Journal: Nature Communications
Affiliations: 4Go to article
Stressing history in earthquake prediction
Locating where the stress builds up from past earthquakes could help reveal where the next one might strike.
It is often assumed that big earthquakes will be followed by a rupture on the nearest neighbouring fault, because stress has simply been transferred within the Earth’s crust.
A team that included a researcher from the Graduate School of Medicine at Tohoku University studied historical accounts of large earthquakes throughout central Italy over the past 700 years to find when and where they struck.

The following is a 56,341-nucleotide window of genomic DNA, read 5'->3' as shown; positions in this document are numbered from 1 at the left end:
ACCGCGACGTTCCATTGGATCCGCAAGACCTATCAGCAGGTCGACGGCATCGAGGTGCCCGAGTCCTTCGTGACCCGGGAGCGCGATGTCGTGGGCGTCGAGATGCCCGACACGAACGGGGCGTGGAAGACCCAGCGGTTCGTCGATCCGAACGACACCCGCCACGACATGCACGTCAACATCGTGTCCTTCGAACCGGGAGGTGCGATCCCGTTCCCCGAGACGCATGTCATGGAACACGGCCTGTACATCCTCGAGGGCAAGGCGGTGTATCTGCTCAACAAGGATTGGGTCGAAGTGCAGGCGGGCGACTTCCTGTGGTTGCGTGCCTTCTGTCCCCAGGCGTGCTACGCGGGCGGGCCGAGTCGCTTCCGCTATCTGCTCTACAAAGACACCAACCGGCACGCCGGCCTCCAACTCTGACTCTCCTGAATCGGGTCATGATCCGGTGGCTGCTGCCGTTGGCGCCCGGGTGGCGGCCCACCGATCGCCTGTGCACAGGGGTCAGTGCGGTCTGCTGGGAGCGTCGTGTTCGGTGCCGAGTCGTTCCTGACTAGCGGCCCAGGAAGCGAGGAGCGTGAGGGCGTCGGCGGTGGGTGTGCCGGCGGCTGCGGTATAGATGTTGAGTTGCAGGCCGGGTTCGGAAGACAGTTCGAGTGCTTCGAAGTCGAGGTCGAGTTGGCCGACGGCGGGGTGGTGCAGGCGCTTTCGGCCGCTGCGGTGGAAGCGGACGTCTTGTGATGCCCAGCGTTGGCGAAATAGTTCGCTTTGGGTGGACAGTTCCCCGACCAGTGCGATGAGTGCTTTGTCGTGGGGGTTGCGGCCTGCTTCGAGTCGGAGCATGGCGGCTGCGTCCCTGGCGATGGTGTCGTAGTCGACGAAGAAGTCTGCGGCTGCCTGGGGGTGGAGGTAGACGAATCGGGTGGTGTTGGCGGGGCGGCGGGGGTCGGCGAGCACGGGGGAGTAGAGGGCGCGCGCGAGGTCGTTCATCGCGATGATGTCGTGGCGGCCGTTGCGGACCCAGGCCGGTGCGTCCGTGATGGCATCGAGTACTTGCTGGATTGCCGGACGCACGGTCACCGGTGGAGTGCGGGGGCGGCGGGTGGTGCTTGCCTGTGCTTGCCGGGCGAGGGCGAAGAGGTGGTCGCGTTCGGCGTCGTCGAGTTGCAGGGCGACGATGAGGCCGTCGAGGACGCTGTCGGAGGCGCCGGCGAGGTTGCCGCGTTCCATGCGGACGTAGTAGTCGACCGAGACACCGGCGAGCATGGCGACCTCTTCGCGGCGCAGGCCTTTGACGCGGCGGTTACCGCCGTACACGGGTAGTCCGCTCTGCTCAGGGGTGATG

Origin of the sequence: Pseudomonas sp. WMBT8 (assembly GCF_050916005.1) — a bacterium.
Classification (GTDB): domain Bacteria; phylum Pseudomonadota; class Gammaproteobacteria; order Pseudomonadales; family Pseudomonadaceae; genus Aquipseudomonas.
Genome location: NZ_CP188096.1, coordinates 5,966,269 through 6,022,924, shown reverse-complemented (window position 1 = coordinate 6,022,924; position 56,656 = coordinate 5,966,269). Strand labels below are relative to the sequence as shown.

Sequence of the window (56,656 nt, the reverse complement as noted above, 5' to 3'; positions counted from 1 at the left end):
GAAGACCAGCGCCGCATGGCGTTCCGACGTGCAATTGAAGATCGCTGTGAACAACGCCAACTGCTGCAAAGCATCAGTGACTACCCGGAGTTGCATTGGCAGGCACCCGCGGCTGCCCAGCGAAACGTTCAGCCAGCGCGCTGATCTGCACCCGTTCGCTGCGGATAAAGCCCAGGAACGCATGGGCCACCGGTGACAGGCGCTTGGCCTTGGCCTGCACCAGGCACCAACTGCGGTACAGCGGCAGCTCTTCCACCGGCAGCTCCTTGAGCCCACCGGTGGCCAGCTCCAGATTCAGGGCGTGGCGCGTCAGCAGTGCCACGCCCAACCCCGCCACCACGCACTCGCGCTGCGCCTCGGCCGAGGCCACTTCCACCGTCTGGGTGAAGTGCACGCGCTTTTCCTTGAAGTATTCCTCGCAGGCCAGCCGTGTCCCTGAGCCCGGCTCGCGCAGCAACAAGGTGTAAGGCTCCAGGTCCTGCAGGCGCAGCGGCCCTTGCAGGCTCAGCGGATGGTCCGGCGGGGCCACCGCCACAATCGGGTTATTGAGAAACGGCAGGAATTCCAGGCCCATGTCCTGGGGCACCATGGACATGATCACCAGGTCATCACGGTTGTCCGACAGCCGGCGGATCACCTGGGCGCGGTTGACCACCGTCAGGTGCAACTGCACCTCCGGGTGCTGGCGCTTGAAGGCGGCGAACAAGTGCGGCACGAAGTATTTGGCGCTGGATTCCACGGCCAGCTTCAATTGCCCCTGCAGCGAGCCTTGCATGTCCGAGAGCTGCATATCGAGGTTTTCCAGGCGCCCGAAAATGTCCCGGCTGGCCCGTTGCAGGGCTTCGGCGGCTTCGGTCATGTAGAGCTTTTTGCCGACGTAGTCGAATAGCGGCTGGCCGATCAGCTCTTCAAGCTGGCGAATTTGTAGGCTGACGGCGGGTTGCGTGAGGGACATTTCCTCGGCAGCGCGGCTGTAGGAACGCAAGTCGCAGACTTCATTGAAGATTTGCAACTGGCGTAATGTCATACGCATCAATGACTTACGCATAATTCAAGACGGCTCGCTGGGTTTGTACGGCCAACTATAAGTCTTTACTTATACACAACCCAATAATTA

The researchers used seismic data to model where, and by how much, stress on rocks rose and fell as a result of each earthquake. They found that quakes almost never occurred on the nearest fault to the last big one, but nearly always on faults that had accumulated the most stress from previous tremors.
Identifying which fault lines are the most likely to experience the next earthquake would help prepare people living in the danger zone and could reduce potential damage.
- Nature Communications 10, 2744 (2019). doi: 10.1038/s41467-019-10520-6
|UCL, United Kingdom (UK)||0.38|
|Birkbeck, University of London (BBK), United Kingdom (UK)||0.25|
|Tohoku University, Japan||0.25|
|University of Plymouth, United Kingdom (UK)||0.13|